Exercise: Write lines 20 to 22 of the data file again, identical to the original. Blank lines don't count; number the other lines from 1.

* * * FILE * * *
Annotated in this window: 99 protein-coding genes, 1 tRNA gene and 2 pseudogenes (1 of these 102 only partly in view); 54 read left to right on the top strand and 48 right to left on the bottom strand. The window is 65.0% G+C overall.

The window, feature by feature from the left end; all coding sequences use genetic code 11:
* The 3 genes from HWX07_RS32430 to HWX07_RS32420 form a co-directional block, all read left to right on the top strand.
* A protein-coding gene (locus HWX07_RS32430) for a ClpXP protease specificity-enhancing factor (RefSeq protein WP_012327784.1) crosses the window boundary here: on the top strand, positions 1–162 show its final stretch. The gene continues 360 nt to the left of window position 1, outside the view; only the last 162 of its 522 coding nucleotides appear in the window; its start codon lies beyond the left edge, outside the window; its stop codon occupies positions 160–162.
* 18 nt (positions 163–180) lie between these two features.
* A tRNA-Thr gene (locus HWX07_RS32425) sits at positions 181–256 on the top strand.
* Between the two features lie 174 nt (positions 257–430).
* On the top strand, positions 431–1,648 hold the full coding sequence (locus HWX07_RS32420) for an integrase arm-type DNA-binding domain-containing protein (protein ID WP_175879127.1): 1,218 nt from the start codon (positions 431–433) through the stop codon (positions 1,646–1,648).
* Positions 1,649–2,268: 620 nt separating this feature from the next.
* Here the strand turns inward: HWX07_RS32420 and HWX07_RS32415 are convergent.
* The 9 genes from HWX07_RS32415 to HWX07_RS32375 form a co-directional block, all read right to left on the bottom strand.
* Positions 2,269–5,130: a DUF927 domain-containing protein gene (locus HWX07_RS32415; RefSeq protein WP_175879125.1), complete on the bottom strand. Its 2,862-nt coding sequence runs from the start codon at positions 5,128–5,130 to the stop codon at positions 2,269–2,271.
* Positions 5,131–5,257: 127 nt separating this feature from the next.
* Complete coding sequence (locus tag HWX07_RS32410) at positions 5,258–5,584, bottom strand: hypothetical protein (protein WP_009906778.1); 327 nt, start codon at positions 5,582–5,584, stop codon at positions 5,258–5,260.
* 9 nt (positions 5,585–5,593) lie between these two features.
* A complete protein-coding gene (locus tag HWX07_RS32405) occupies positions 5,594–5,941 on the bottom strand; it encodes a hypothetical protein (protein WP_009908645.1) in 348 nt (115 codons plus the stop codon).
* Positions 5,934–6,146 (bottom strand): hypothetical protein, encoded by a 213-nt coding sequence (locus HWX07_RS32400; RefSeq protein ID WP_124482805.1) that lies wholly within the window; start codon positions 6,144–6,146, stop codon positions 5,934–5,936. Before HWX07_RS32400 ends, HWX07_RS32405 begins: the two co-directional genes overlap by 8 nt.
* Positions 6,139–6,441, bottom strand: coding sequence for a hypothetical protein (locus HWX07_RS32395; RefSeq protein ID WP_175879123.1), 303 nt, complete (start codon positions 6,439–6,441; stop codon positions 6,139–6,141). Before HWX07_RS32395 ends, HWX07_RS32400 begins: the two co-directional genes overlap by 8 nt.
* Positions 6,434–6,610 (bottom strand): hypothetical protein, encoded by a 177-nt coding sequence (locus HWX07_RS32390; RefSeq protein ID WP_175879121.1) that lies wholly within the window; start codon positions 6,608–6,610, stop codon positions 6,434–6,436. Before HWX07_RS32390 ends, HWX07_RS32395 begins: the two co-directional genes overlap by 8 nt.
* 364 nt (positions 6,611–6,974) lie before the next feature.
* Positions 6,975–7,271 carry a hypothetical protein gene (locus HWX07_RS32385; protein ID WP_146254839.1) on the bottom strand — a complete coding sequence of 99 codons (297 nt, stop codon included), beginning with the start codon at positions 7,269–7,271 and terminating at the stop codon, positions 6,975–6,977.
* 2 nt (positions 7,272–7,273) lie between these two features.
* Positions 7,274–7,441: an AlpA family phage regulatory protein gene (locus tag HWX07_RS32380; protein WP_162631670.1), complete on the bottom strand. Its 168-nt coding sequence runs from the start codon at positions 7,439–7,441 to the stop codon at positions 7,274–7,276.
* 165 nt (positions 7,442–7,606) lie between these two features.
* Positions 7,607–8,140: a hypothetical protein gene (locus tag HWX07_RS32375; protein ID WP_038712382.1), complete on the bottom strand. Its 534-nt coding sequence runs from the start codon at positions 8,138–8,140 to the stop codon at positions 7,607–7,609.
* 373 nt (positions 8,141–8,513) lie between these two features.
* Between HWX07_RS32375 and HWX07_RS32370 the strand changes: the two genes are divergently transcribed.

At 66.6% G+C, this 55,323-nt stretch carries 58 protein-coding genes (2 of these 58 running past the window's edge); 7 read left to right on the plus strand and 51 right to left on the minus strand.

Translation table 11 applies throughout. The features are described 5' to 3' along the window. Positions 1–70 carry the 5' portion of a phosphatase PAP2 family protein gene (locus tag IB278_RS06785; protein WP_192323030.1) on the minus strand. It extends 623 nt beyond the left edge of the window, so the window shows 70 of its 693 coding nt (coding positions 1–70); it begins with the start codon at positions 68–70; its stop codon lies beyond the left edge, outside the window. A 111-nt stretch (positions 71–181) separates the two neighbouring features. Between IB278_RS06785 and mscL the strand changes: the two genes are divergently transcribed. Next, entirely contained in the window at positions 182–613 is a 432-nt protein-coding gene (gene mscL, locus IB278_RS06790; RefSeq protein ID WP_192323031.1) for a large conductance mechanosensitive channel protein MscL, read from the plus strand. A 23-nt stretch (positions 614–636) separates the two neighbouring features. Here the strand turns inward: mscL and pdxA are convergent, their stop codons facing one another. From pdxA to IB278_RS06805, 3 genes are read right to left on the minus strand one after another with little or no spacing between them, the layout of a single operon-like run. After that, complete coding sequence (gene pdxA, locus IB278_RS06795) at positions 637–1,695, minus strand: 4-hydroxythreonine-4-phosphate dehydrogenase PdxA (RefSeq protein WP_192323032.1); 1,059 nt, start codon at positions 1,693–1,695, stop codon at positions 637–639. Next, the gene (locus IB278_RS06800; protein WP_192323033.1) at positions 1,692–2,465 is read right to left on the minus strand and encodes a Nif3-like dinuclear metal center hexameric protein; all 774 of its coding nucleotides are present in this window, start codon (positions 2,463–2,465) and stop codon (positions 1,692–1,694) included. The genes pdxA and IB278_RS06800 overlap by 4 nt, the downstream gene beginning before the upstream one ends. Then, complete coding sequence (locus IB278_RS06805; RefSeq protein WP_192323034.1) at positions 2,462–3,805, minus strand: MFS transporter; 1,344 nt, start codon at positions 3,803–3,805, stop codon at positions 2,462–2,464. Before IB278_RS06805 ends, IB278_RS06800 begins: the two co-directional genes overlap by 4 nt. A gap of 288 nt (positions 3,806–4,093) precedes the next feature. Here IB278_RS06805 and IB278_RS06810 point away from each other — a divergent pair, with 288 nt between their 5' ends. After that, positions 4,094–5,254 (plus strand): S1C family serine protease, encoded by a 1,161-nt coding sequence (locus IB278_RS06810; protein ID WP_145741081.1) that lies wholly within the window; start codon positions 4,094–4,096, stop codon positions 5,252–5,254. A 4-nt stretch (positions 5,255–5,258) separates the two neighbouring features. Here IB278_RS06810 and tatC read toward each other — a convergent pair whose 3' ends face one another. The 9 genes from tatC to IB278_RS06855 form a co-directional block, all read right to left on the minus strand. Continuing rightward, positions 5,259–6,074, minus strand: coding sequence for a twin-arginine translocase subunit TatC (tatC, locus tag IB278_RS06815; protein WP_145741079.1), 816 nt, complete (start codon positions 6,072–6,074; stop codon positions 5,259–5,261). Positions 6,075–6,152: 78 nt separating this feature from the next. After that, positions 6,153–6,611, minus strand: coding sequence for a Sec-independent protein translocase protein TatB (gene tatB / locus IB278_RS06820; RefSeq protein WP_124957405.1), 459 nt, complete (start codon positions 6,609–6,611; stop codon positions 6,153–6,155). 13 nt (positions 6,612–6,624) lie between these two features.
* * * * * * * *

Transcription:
* 364 nt (positions 6,611–6,974) lie before the next feature.
* Positions 6,975–7,271 carry a hypothetical protein gene (locus HWX07_RS32385; protein ID WP_146254839.1) on the bottom strand — a complete coding sequence of 99 codons (297 nt, stop codon included), beginning with the start codon at positions 7,269–7,271 and terminating at the stop codon, positions 6,975–6,977.
* 2 nt (positions 7,272–7,273) lie between these two features.